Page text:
After two hours of pushing the midwife said the baby was stuck behind the pelvic bone. It was over 24 hour since my water broke and they were concerned about infection. She called in the surgeon to discuss my other options. After everything I’d gone through I didn’t want a C-section. He offered me vacuum and forceps or the dreaded C.  I chose the vacuum. He explained to me that while there are risks, because she’d descended so low and just needed a little help turning her head and coming under the pelvic bone she was a good candidate for vacuum.
The room filled with medical staff: 3 NICU nursing team to resuscitate in case she stopped breathing, my nurse, the midwife, the two midwives assistants from the birthing center, the baby’s nurse, the surgeon, his assistant, and husband. Talk about a birthing “party.” There I lay on the bed propped up by pillows in all my naked glory. I didn’t give a rat’s ass about modesty anymore. I needed to get her out because I was tired and if I didn’t do it now, the scary C loomed over me like a greedy villain in a Disney animation. By golly, I wasn’t going there after all my hard work. At least not if there was a chance I could still have her vaginally.
Ready, set, go! I started to push again on the doctor’s cue. With each push he suctioned her head down a little more. With each contraction he coached me on where to push and for how long. I didn’t think I had any more strength in me left, but he encouraged me and somehow found the extra ounce of energy hidden in my pinky toe. Like an angel sent from the heavenly realms, he guided me through the last lap of this wild birthing journey. Four contractions and my baby girl was out. 
When I saw the slimy, bloody, little human laying on the table between my legs, my heart almost stopped. I spent most of my life never wanting kids. Sure I loved children, other people’s offspring, that is, but never felt the urge to procreate one of my own. All of my adult life I had spent avoiding getting pregnant. I also didn’t think I would ever marry either. I was pretty happy living my own life.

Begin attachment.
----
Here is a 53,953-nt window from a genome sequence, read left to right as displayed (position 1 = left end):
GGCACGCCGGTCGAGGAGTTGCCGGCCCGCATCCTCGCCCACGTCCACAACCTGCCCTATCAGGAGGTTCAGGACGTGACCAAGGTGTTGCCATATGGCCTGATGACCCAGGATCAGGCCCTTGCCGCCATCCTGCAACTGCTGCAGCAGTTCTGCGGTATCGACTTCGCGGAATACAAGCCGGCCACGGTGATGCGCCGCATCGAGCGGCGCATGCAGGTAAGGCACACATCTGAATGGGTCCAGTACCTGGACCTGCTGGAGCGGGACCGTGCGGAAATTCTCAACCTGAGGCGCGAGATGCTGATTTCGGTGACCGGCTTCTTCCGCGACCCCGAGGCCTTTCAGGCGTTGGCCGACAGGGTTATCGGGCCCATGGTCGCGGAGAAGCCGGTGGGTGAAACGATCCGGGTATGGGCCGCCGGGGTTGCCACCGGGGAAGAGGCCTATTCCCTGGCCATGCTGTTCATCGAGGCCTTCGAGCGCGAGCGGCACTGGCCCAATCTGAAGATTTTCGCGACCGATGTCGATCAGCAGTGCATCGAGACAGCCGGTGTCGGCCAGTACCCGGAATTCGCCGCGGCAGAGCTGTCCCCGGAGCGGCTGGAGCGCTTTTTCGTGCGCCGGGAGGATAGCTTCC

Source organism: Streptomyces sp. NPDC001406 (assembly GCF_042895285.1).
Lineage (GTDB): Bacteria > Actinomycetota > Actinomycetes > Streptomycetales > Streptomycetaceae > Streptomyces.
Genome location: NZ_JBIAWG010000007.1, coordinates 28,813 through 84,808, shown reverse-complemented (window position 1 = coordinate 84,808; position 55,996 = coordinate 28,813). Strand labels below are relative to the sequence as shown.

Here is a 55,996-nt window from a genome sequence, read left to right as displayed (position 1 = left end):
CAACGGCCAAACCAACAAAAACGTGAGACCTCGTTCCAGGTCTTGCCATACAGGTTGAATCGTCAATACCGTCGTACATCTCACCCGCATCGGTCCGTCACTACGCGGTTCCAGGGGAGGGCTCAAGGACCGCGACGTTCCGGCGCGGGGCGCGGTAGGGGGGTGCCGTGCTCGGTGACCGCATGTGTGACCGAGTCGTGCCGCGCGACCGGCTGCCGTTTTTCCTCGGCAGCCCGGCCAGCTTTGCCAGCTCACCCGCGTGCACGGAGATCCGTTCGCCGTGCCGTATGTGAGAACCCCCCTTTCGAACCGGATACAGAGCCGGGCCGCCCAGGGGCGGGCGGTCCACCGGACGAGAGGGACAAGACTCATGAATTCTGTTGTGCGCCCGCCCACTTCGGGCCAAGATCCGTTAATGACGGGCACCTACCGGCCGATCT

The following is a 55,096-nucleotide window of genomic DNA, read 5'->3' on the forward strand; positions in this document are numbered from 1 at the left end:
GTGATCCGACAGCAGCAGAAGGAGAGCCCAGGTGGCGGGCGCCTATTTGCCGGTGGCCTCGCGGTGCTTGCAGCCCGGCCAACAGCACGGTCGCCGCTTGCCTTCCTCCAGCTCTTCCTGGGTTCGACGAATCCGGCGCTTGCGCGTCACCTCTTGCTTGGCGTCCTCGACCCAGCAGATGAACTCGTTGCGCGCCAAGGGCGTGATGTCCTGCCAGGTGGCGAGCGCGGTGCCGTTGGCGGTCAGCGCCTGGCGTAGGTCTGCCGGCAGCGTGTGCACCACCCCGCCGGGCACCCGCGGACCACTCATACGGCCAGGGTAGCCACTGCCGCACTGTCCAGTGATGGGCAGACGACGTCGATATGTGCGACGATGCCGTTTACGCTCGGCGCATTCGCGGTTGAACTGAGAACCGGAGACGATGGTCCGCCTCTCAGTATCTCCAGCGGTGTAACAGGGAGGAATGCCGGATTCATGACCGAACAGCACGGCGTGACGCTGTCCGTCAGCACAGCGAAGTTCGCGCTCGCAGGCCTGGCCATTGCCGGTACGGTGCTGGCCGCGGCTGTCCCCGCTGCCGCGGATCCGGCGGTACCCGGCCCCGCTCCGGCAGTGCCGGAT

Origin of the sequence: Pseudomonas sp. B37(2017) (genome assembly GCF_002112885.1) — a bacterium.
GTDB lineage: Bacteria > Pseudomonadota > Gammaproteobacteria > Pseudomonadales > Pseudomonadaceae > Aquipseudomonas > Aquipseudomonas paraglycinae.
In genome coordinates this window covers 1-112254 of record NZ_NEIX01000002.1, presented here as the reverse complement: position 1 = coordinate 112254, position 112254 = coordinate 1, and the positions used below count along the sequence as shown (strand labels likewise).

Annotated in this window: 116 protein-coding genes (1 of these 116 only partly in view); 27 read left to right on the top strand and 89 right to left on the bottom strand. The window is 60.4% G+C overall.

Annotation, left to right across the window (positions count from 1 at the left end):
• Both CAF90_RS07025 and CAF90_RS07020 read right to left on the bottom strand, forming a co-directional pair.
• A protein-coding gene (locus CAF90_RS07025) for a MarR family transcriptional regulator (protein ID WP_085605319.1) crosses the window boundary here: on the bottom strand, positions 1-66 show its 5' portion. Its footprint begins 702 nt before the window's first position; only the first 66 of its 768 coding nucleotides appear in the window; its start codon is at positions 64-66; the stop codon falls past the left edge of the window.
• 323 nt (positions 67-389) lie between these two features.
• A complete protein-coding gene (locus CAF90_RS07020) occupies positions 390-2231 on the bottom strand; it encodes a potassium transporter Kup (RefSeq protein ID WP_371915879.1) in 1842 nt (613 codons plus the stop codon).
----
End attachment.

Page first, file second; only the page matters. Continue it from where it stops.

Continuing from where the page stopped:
First night with mom.
Then I met my husband. Everything changed. I knew I could be a wife to him and bear his children within the first week we met. For someone independent as me, that is saying something about the awesomeness that is my partner, best friend, soul mate, lover, and spouse.
The nurse put my baby on my chest. I held her close and kissed her wet gooey little head with black hair. She was mine. All mine. I’d done it. I’d carried her for nine months, felt her kicks, talked to her, wondered what she’d look like, and now she was here in my arms. They took her away for a few moments to do her assessments and vitals, but brought her back. Skin to skin, she lay on my chest. One slow wiggle at a time she made her way to my breast and within 20 minutes she found my left nipple and latched on naturally.
While I was enjoying bonding with my daughter, the surgeon was busy sewing up my perineum. Apparently I had a 3rd degree tear. I didn’t feel it because of the epidural. I didn’t care, though because I’d avoided surgery and I had her vaginally. I owe that man a debt of gratitude for helping me bring my little angel into this world, even if she had a little cone head thing going on from the vacuum. 
Once the drugs wore off, I did care about my condition. I couldn’t sit, much less walk because of the stitches and my bruised tail bone. Baby’s head had done a good one on my pelvic area. It hurt like a mother you-know-what. Oh my, and trying to pee… let’s just say I started wondering what the hell I had been thinking and if a C-section might have been a better option. It hurt to pass gas and I started freaking out about actually pooping. The midwife put me on stool softeners. That helped. Ice packs and good ol’ narcotics helped too. Oh, and did I mention sore nipples. Yes, breastfeeding is amazing and really great for bonding and the baby’s health, but OH. MY. GOD. OUCH!!! It didn’t matter to me because I was determined I was going to breastfeed her even if hell freezes over.
Shortly after I had delivered my baby I spiked a fever. They put me and the baby on antibiotics. Day two, baby became jaundiced. She spent 12 hours under the bilirubin lights. The third day, when we should be going home, they check our blood work. I was okay, but baby’s white blood cell count had gone up. Good news was her immune system was working; bad news was we needed to stay for another two days so she could complete her antibiotic regime, even though the blood cultures came back negative. The physician said it was better to keep her two more days than to go home and becoming ill. A second hospitalization would be worse. I agreed with her.